Her skin was still dusky and bright and her face’s contour sharp. The eyeliner she was wearing was now little off due to tears. She hasn’t aged a bit and except for that uncanny sadness, she was the same Kaavya. In fact, with her nuptial marks (vermillion, bindi and other accessories) she was looking more beautiful than ever before.

She finished her tea and then returned his gaze. He smiled and went back to his reading. She too pulled out a magazine from her handbag.

After an hour or so she placed her magazine aside and said ‘Where are we?’

‘We just crossed Asansol.’

She fell silent and turned her gaze outside. ‘Why? What bothers you?’ he said.

‘This is for the first time in years that I will be faring so far from Kolkata. I was pretty much home-bound.’

‘You haven’t visited Delhi either?’

‘No one talks to me there. Why embarrass everyone?’

‘What actually happened, Kaavya? You were very happy when you were about to get married? What went wrong?’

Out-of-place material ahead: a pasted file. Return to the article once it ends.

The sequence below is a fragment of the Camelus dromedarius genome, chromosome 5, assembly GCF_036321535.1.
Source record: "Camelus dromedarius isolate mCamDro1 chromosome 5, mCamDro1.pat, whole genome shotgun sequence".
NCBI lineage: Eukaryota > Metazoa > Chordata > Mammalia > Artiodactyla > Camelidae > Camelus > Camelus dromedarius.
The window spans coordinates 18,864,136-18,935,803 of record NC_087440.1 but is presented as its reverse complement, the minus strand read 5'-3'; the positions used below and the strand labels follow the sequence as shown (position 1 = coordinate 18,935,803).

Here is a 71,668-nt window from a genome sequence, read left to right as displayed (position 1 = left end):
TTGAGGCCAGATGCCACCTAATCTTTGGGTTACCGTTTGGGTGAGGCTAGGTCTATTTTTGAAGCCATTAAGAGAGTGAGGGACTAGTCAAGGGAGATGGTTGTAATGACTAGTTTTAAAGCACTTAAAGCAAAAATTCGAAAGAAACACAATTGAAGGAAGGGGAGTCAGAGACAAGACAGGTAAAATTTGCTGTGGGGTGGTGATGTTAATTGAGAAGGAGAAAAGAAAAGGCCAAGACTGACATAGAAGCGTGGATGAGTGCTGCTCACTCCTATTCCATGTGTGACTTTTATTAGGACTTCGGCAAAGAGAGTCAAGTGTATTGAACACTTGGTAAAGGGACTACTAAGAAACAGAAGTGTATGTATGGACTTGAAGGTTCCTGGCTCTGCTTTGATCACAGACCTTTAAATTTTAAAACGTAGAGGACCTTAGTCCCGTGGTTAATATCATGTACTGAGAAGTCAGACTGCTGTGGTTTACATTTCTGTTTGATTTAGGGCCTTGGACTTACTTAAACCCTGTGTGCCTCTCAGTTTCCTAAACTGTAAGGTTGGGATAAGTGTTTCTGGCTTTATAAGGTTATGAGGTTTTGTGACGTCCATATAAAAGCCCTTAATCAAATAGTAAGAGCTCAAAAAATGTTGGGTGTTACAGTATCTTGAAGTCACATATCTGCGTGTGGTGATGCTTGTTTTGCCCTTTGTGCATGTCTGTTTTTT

‘We use to live in Kalkaji, B-Block..’

‘I know Kaavya, I was your neighbor..’ he said.

She then realized her folly and giggled. ‘I was the talk of the town. There wasn’t a single bachelor boy in the whole of Kalkaji, who didn’t approach me or wanted to talk to me.’

‘Will you just cut the crap, I was a bachelor from Kalkaji once, so I would know..’

‘If I have to narrate my story, I will do it my way. Why am I even talking to you anyway? Who are you?’ she said and flipped the magazine (she was holding) aside and turned toward the window.

Saatvik remained silent and mindlessly gazed outside the window for a good ten minutes or so. He then looked toward Kaavya and said ‘I am sorry.’

‘I too am, I shouldn’t be talking to you like this. We have known each other since childhood.’

‘You were the talk of the town, and then this prince charming came along. Then what conspired?’ he said.

‘I was my father’s princess and I was the coveted maiden of Kalkaji. I was thoroughly pampered and I was up there on that pedestal of youth.’

‘You sure were.’

‘Then my parents started searching for a suitor for me. They did give me an option, but every guy I could think of, none of them actually appealed to me. Then Diwakar came along. Do you know Diwakar means Sun? And I thought he would brighten my days and night.’